The rising popularity of farm-to-table cuisine has had a delightful effect on Colorado's farmers' markets: They've grown in number rapidly. Nearly 100 of these locavore hot spots now dot the state's landscape, giving you tons of opportunities to taste what's so delicious about Colorado.
Colorado has long been a pioneer in supporting local farmers, organic practices and sustainability, and lately increased attention to these issues has made farmers' markets more popular than ever. At the larger ones, the typical experience goes way beyond tomatoes, cherries, radishes, apricots, eggplant, berries and cucumbers; you're also likely to find applesauce, cheese spreads, granola, tamales, honey, bread, pasta, hummus, fresh-cut flowers and much more.
Signature Colorado Crops
Several Colorado-grown items are known throughout the world for their sweetness. The state's hot days and cool nights, as well as soil full of important nutrients, create delectable Palisade peaches, Olathe sweet corn and Rocky Ford watermelons and cantaloupes, to name a few.
Another crop Colorado excels at is the chile pepper. The Pueblo area is particularly well known for its outstanding peppers. The Pueblo chile is unique to Colorado. Also known as the mira sol (Spanish for “looking at the sun”), the pepper grows pointing upward, rather than hanging down. This quite-spicy variety is typically fire roasted and can be served at every meal. Again, the climate conditions give rise to superior flavor development, but good irrigation water and, most importantly, very experienced farmers help make them so famously delicious.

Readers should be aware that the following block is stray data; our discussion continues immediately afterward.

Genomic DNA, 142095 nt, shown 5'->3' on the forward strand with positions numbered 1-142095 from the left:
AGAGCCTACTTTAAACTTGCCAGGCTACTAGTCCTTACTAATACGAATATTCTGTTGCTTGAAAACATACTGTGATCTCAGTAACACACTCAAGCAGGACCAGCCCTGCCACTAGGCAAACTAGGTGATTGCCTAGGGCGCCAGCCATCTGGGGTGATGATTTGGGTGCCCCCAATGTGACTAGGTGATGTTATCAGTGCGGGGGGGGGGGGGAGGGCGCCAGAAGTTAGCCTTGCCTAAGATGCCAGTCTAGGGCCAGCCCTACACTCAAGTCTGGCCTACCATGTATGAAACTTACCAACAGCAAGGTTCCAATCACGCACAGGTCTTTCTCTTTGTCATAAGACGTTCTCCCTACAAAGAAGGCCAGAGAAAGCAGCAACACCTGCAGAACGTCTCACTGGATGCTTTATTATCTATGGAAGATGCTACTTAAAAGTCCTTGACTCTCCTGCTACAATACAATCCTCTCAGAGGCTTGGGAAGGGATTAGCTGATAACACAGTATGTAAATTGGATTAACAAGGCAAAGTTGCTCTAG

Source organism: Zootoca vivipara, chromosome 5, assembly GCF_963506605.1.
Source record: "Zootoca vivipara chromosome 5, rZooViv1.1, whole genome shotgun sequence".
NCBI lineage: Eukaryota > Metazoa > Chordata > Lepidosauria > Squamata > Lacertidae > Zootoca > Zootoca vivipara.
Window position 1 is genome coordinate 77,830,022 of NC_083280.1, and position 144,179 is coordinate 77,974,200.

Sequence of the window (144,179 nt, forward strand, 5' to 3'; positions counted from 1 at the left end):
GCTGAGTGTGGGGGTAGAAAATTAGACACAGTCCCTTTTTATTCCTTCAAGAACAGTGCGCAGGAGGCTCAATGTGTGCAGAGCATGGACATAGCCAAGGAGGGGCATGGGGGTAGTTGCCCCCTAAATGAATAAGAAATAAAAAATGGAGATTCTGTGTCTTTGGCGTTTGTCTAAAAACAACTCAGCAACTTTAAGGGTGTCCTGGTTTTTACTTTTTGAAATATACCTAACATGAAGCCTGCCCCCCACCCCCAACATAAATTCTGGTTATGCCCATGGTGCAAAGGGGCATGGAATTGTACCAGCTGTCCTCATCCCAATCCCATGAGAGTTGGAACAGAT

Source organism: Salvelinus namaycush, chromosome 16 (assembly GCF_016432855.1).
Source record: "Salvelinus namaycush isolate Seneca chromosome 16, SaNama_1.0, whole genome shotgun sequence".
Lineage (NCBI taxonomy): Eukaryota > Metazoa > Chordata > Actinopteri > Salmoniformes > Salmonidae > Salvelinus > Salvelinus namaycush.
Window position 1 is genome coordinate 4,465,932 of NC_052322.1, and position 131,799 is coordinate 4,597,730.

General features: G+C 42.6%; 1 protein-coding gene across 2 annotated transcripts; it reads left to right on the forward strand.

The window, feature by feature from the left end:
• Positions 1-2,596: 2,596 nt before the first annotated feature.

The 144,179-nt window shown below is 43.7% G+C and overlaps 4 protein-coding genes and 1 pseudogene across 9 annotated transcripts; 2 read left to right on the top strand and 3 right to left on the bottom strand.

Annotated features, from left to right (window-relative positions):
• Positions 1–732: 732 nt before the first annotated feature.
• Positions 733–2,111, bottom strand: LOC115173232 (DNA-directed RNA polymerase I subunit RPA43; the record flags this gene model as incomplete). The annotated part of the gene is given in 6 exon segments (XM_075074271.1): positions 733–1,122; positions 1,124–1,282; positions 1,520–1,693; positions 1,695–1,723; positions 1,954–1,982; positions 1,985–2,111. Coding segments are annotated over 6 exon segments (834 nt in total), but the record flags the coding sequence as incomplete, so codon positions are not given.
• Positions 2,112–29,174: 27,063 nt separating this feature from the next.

Although potatoes sometimes get a bad rap because of their starchiness, many don't know how nutritious some varieties can be thanks to their high levels of potassium, fiber and vitamin C. Colorado produces a surprising variety, many grown in the San Luis Valley, that include Yukon Gold, russet, fingerling, all-blue, mountain rose (also called new) and purple majesty.
One thing you'll probably see more of at Colorado's farmers' markets this summer is lavender. The state's dry, sunny climate makes it an ideal spot for growing the versatile plant. With prompting and education from the Lavender Association of Western Colorado and the Colorado State University Extension, growers have begun to see the benefits of growing lavender here — there are now nearly 30 growers across the state. The plant's dried bundles are great for decoration or creating sachets and potpourris, and soothing lotions, creams and soaps made with Colorado lavender oils are some of the most popular items.
Find a Colorado Farmers' Market
Visit coloradoproud.org to find a farmers' market directory organized by day of the week, recipes, crop calendars, restaurants that serve farm-fresh menus, tips for picking produce, agritourism activities and much more. Another good resource is the Colorado Farmers Market Association. By buying items that are marked with the Colorado Proud logo, you'll be helping the state's farmers and ranchers maintain high-quality, fresh products.
Check out these other stories on Colorado's farm-fresh products and cuisine:
• What's Delicious Right Now in Colorado
• Q&A With Colorado Organic Chefs
• Unexpected Flavors: Beyond Wine in Colorado's Wine Country
• Colorado Wine & Colorado Restaurants: The Perfect Pairing
• Harvest Fun: Agritourism Activities in Colorado
Photo: Radishes at Boulder Farmers Market, copyright flickr/jiannone.